Equestrian tourism and horse breeding in Hungary and Slovenia – environmental sustainability and conservation of cultural heritage: a strategic approach
Keywords:Equestrian tourism, destination management, carrying capacity, horseback hiking, sleighing, horse sledding, equestrian therapy, Balaton Ecomuseum, intangible heritage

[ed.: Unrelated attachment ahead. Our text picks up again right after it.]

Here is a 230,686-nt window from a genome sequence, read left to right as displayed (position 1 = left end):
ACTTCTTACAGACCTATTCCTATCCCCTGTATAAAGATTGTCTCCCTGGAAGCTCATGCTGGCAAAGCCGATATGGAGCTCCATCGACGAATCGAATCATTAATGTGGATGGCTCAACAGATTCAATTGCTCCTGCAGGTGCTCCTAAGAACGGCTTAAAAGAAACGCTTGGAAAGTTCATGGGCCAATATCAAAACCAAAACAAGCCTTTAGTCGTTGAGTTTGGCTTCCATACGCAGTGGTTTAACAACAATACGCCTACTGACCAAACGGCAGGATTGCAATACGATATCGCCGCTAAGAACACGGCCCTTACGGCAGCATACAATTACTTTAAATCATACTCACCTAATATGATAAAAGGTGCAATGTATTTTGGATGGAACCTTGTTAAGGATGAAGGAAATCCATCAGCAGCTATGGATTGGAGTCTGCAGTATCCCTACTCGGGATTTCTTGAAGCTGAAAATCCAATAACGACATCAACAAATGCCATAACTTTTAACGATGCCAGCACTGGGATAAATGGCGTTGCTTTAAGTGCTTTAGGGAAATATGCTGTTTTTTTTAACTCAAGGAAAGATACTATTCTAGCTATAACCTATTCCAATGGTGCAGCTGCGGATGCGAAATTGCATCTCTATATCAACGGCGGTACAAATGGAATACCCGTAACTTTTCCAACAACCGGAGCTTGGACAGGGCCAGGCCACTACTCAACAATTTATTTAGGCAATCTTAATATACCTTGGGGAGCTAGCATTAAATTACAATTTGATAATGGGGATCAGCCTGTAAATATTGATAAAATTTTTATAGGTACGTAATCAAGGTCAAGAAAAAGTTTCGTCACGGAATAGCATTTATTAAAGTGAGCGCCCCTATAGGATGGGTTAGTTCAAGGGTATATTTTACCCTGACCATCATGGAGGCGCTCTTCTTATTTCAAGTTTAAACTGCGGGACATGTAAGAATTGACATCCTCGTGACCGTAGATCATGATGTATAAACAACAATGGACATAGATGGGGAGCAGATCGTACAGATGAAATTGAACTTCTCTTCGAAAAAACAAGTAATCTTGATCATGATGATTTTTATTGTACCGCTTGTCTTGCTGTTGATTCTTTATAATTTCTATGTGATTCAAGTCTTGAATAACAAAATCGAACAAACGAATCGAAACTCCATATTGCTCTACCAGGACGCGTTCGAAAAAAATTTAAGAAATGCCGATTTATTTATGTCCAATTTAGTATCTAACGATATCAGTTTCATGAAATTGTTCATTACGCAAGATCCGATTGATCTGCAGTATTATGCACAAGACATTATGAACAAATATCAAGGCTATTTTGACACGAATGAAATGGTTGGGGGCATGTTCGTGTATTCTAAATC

Historically, horse-breeding and riding has been an integral part of Hungarian and Slovenian culture for over a thousand years. In a broader sense, the equestrian sector includes all related activities, without which the efficient operation of the sector is unthinkable. Examples include infrastructure development, fodder production, veterinary services, the institutional system operating in the sector (public and non-governmental organizations, etc.). In the narrower sense, the equestrian industry is the sum of all areas where the horse is the main driver of its operation. This includes all areas of horse-related activities, such as all-inclusive education, use of horses in organic agriculture, horse breeding, equestrian tourism, horse racing, traditional historic horse-events, equestrian therapy, recreational riding and horseback riding are key elements. A feasibility study was carried out in the Hungarian – Slovenian border region to explore the possibilities for joint cross-boundary development of horse-based tourism. Hungary's and Slovenia’s contemporary natural qualities provide excellent opportunities for equestrian tourism. The starting point for formulating cross-boundary equestrian programme is that the mutually reinforcing, complex and holistic development of each sub-area can only produce results. We have identified the strategic goals of equestrian tourist destination development: a) people-centred and long-term profitable development; b) improvement of tourism reception conditions; c) attraction development, including target-group oriented special programmes; d) human resource development and equestrian education; e) PR and marketing; f) regulatory interventions / measures, which can be effective if they work closely with businesses, NGOs and the public sector (municipalities, government agencies), including conservation of horse-related material and intangible cultural heritage.
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